- Last Updated on Wednesday, 02 November 2011 15:06
- Published on Wednesday, 02 November 2011 15:06
- Hits: 714
Tony Stewart has traditionally been a slow starter each season. This season he really outdid himself. Coming into the Chase for the Sprint Cup this season “Smoke” had yet to win a race. During the media tour the Chase drivers went on prior to the first Chase race at Chicago, Stewart rather bluntly said, “He was just taking up a meaningless spot in the Chase and had no shot at winning the title.”
Seven races and three wins later Tony Stewart heads to Texas just 8 points behind series points leader Carl Edwards. He moved into second place in dramatic fashion, with a daring outside pass of race leader Jimmie Johnson just two laps from the end of the race. In victory lane Stewart threw down the gauntlet to Edwards saying it was going to be a
rough three weeks for Edwards. For the fans it just doesn’t get any better than this. Edwards versus Stewart for all the marbles.
Heading into last Sunday’s Tums Fast Relief 500 at Martinsville Roush Fenway Racing found itself in an enviable position, occupying the top two spots in the Chase Standings, with four races remaining. Carl Edwards held down the points lead, 4 points ahead of 2003 series champion Matt Kenseth.
Surprisingly, it’s the first time in Chase history that Roush Fenway Racing has held the top two spots in the points standing during the Chase. Though most called the race at Talladega Superspeedway the wild card of the Chase, for Edwards and Kenseth Martinsville was looked on as the race that might be the deciding factor between a title or “better luck next year.” Both Edwards and Kenseth have had mixed results in the past at Martinsville. With just three races remaining the thought was that if they left the flat half mile track, it could be smooth sailing for the final three weeks. Two of the final three races are at mile and half tracks, a favorite among the Roush Fenway crowd. The current stable of Roush drivers are winless at Martinsville. Roush Racing has four wins at Martinsville, you just have to go back a ways. Mark Martin, now in his final year at Hendrick Motorsports, won twice at the circuit’s smallest venue in a Roush Racing Ford. Current Richard Childress Racing driver Jeff Burton won once back when he drove for Jack Roush, and Kurt Busch added another win before he departed the Ford team.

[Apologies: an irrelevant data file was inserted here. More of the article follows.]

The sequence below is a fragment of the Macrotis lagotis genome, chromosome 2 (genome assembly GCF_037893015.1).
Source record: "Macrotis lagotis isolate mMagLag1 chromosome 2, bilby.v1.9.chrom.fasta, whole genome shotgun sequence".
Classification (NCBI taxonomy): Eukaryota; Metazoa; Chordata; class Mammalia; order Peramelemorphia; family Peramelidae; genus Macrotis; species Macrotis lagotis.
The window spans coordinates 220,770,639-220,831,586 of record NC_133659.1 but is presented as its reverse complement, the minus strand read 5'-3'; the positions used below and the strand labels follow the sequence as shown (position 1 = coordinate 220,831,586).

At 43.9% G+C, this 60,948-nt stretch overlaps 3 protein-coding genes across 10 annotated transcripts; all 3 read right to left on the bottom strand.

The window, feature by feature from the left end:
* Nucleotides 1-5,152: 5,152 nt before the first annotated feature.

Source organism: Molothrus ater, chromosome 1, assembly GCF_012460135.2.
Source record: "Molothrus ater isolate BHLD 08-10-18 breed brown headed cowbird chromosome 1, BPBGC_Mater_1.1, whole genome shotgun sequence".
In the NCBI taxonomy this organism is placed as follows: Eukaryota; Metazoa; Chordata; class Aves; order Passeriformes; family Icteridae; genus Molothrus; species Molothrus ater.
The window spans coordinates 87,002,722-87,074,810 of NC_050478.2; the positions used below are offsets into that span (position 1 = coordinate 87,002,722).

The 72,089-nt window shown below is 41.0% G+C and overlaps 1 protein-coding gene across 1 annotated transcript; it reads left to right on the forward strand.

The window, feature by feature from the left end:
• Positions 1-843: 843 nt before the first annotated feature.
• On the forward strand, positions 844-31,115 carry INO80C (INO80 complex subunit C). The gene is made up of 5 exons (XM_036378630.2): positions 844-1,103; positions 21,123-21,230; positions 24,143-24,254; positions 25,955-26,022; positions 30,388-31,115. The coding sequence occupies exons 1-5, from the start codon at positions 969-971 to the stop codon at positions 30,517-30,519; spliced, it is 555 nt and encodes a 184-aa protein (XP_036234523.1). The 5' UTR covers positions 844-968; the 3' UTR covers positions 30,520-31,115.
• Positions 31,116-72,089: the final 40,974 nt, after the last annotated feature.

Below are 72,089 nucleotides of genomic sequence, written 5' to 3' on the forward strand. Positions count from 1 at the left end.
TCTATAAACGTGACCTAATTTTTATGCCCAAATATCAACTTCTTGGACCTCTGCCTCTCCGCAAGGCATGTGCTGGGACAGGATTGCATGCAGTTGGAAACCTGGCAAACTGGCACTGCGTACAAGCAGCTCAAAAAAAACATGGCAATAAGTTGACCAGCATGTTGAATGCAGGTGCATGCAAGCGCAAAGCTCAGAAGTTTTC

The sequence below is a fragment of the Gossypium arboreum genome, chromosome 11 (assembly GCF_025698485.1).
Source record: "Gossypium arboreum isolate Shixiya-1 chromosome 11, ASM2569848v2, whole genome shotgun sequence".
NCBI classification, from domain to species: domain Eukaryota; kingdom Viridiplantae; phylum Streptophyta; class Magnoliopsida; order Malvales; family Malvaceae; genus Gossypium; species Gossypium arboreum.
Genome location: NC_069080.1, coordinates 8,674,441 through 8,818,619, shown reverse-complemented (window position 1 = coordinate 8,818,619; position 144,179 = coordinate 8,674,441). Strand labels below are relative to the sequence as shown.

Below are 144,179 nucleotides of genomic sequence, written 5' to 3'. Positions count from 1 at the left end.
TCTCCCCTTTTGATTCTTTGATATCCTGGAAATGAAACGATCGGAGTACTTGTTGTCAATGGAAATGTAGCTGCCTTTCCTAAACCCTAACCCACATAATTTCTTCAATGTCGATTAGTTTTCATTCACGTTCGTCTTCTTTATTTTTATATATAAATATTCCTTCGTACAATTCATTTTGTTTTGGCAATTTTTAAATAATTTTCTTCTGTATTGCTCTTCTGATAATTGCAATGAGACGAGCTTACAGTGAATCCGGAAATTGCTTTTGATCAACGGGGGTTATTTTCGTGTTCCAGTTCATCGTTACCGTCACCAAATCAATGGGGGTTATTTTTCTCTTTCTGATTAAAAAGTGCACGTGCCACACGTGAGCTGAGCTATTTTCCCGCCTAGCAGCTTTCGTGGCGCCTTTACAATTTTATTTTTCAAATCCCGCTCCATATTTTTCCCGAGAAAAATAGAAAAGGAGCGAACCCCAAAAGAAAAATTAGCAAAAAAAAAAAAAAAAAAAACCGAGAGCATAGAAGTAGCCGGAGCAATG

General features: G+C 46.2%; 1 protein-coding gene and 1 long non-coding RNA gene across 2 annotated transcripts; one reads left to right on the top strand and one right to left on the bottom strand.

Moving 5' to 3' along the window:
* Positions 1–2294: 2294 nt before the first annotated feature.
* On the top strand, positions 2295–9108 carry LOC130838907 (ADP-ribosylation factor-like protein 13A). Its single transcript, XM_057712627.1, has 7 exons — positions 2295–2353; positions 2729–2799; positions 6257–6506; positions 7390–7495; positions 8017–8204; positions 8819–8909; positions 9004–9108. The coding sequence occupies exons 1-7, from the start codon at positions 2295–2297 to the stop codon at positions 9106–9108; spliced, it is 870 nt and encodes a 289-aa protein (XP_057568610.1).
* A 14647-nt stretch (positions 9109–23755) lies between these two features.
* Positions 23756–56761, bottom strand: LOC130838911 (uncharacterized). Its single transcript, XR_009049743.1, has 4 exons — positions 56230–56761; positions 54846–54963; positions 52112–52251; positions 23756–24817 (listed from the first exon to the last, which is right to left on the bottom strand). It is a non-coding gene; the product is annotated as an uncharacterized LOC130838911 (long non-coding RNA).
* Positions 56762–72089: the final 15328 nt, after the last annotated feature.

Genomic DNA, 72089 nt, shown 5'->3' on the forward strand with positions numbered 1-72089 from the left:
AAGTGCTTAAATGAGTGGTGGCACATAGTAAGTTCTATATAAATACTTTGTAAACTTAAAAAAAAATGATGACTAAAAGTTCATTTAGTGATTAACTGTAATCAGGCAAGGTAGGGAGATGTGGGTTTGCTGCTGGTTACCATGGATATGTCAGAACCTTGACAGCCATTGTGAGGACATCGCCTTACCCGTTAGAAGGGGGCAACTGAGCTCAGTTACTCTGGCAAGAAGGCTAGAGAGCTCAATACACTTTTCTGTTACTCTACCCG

Most of the conversation this past week has centered around Chad Knaus’s radio transmission to Jimmie Johnson before the start of the race at Talladega, and Knuas and Johnson’s attempts to defuse the latest speculation that Knaus was up to his old tricks again. Well known for his, err creative engineering, Knaus radioed a message to Jimmie Johnson saying, “If you win the race, be sure you crack the rear bumper before you get to victory lane. Got it?” A race fan picked up the transmission on his scanner and has a copy of it. From that point on the cheater stories ran rampant. I heard several brief comments from Knaus and Johnson. Each sounding more lame than the one before. I would have loved to have been a fly on the wall when they met with NASCAR’s Mike Helton and tried to explain away this deal with a straight face.
It doesn’t look good for Johnson’s chances of a sixth consecutive championship. Johnson went to Martinsville 50 points out of the lead after his second consecutive finish outside the top twenty. Those 50 points translate to approximately 208 points under the old points system. Since 1975, the beginning of the current position based format the largest deficit overcome with four races to go was 144 points by Alan Kulwicki in 1992. In the Chase for the Cup era since 2004, the largest deficit overcome with four races to go was 53 points by Johnson in 2007. That equals roughly 13 points in the new points system.
Reach Pete at talkinracing.com